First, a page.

I ran across this video about where good ideas come from (thanks, BoingBoing!), and it just makes so much sense. Good ideas generally don't happen all at once, but begin as a hunch that incubates for a while, then bumps into another hunch that completes the idea, or transform it into something that works. Go ahead, watch the video (it's only four minutes long):
Key quote: "Our ability to reach out and exchange ideas, and to borrow other people's hunches and combine them with ours to create something new, [has been the] primary engine of creativity and innovation over the past 600 or 700 years." Also, "Chance favors the connected mind." Now he's of course talking about the Internet, but that doesn't mean meetings aren't still one of the best ways to provide that connection. Especially meetings that are designed specifically to provide lots of opportunities to let hunches collide (and wouldn't that be a fun thing to see on a meeting's marketing materials instead of the usual "networking opportunities"?).
This plays into an idea Jeff Hurt wrote about recently: flip-thinking your meeting. Jeff says: "What if conference organizers and event professionals flipped the standard lecture presentation? What if the lecture was put online for people to view before the conference? People could then attend the session onsite and participate with the presenter and others in activities that helped them solidify concepts and ideas. They could engage in roundtable discussions with one another on what did and didn’t work."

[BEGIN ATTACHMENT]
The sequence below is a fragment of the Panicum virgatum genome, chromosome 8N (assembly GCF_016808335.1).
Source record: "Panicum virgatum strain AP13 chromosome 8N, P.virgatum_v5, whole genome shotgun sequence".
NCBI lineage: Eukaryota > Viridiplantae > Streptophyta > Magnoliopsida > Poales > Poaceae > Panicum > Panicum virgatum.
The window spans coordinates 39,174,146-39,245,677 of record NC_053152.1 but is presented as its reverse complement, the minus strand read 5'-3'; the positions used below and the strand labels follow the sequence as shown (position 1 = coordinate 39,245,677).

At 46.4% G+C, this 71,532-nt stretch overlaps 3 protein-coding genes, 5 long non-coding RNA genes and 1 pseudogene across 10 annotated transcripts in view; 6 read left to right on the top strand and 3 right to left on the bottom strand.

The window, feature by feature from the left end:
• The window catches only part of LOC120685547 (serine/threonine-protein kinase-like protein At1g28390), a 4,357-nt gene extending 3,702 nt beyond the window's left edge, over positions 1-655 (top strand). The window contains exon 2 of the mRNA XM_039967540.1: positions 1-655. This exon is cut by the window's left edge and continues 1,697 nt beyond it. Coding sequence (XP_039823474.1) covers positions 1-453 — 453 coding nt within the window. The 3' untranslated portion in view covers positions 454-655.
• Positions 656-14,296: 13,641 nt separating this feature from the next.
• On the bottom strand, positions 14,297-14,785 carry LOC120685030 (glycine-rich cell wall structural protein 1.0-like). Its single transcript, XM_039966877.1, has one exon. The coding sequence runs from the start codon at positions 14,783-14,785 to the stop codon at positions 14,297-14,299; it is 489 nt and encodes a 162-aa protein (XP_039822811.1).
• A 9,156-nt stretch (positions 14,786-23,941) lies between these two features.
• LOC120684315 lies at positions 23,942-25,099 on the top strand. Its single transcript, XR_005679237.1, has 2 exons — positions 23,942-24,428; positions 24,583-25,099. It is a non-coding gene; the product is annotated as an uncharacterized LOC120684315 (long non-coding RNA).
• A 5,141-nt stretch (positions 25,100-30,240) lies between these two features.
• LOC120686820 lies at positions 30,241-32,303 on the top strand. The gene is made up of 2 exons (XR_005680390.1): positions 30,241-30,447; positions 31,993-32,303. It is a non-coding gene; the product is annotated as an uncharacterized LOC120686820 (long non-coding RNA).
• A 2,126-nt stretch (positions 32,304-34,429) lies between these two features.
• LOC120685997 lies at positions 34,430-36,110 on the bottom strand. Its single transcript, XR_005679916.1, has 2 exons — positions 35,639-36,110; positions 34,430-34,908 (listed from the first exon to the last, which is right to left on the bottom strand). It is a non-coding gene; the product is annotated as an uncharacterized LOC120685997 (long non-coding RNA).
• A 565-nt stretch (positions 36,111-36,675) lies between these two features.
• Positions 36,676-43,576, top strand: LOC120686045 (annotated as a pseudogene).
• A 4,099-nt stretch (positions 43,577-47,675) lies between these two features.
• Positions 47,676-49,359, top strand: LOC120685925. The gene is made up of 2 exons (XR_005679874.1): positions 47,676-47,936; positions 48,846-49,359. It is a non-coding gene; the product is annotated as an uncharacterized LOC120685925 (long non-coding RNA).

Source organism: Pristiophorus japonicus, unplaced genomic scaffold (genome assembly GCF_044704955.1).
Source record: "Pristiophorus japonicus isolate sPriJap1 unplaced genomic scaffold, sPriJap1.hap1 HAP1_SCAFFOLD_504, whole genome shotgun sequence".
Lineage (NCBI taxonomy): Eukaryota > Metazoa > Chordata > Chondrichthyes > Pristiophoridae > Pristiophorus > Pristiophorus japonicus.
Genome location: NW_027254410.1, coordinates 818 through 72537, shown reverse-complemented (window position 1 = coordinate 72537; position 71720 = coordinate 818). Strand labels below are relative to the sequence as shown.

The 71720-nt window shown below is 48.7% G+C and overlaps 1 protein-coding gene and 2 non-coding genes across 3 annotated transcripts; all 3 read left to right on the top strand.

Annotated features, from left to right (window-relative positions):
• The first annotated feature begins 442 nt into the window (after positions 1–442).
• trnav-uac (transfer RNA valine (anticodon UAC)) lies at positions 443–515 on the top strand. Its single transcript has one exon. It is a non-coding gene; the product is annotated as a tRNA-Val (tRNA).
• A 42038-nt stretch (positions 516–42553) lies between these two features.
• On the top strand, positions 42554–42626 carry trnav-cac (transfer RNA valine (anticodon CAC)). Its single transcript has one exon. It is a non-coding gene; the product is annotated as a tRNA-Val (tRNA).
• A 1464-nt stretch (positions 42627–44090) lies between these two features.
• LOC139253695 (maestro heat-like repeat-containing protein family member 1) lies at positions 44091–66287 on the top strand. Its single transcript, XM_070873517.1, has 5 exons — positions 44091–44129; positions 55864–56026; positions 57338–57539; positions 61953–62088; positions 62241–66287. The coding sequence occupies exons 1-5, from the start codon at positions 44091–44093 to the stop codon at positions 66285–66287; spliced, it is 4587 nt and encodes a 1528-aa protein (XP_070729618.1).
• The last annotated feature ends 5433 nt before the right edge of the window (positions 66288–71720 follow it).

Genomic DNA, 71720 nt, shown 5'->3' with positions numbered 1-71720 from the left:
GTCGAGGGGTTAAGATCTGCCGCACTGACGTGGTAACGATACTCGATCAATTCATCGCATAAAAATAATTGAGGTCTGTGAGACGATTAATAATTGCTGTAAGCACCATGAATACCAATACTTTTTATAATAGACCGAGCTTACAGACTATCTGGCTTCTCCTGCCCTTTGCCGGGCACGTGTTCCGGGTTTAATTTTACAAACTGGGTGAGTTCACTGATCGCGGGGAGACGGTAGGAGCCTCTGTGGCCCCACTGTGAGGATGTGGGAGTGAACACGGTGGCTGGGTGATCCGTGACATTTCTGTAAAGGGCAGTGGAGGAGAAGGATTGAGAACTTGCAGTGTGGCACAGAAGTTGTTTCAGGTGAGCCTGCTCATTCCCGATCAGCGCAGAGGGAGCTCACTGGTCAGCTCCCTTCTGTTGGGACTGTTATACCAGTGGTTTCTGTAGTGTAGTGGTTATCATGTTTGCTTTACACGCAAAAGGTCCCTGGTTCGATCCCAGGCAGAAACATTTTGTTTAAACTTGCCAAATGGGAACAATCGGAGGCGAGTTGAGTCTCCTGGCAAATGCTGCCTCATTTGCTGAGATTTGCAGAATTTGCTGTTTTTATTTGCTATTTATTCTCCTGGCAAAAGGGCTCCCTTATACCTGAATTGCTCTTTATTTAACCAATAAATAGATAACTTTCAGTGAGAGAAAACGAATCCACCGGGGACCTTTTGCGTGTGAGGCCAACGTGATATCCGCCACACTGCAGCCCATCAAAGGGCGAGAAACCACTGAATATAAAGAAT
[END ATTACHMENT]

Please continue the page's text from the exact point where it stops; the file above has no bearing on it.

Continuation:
While all meetings models encourage some level of collaboration and idea-sharing, seems to me the flip model would maximize the chances of bumping into just the nugget you need to complete an idea/concept/product/new thing that will completely change the world.
And it makes me wonder what strange fragment of a great idea I have incubating, and when and how I'll find the other pieces I need to complete it...